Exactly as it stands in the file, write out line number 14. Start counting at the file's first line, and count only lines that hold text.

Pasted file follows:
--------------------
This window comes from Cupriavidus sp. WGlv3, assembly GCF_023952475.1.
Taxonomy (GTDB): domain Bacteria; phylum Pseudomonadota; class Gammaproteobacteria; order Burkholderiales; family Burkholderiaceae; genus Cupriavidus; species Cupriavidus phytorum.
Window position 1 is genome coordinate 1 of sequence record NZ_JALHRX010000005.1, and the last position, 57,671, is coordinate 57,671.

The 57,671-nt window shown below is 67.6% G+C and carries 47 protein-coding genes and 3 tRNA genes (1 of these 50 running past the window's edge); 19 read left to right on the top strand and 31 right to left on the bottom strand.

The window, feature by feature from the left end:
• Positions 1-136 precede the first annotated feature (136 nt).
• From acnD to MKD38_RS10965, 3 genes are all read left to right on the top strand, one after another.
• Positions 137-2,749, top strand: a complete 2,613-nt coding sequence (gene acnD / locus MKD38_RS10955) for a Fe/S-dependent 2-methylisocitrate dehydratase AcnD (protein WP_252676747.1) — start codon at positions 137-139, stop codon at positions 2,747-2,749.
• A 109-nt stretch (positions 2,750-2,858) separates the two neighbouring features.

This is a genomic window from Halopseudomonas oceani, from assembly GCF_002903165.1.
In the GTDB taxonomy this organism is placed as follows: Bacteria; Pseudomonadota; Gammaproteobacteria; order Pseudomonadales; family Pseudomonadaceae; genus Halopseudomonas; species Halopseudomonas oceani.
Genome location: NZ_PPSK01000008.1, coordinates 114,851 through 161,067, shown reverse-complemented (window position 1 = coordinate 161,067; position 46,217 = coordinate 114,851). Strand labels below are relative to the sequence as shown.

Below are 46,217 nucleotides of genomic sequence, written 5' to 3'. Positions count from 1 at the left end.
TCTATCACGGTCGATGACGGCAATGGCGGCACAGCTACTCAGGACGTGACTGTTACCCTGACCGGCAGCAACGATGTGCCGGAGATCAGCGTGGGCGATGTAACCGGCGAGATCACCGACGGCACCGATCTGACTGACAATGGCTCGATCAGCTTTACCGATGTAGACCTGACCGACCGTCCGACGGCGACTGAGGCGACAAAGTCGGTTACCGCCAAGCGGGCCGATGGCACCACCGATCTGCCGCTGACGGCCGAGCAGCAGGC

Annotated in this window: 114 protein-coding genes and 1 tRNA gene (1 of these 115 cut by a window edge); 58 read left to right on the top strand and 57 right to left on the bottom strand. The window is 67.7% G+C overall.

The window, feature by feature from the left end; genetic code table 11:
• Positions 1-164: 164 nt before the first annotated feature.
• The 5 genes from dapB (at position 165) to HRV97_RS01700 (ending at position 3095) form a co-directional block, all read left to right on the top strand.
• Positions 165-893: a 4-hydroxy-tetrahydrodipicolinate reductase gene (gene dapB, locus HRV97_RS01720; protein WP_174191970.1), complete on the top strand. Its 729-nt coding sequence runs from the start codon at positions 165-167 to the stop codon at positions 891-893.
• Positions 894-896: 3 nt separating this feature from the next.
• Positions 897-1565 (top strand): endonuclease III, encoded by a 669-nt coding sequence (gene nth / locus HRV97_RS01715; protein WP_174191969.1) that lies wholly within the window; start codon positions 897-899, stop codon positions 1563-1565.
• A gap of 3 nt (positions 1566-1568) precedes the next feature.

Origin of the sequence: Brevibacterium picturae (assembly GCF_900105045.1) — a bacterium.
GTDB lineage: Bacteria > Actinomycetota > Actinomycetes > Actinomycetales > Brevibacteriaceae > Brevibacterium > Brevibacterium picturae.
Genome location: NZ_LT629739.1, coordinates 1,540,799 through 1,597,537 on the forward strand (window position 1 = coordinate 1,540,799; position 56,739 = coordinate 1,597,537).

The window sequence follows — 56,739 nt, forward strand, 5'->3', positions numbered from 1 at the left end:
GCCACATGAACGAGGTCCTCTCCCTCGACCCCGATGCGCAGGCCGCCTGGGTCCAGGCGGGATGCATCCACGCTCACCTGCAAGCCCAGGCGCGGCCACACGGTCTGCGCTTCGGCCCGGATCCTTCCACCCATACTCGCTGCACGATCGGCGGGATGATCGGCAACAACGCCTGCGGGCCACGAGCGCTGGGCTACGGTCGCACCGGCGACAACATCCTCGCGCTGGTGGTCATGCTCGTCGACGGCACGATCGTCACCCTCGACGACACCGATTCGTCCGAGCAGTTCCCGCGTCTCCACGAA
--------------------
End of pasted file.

TCTATCACGGTCGATGACGGCAATGGCGGCACAGCTACTCAGGACGTGACTGTTACCCTGACCGGCAGCAACGATGTGCCGGAGATCAGCGTGGGCGATGTAACCGGCGAGATCACCGACGGCACCGATCTGACTGACAATGGCTCGATCAGCTTTACCGATGTAGACCTGACCGACCGTCCGACGGCGACTGAGGCGACAAAGTCGGTTACCGCCAAGCGGGCCGATGGCACCACCGATCTGCCGCTGACGGCCGAGCAGCAGGC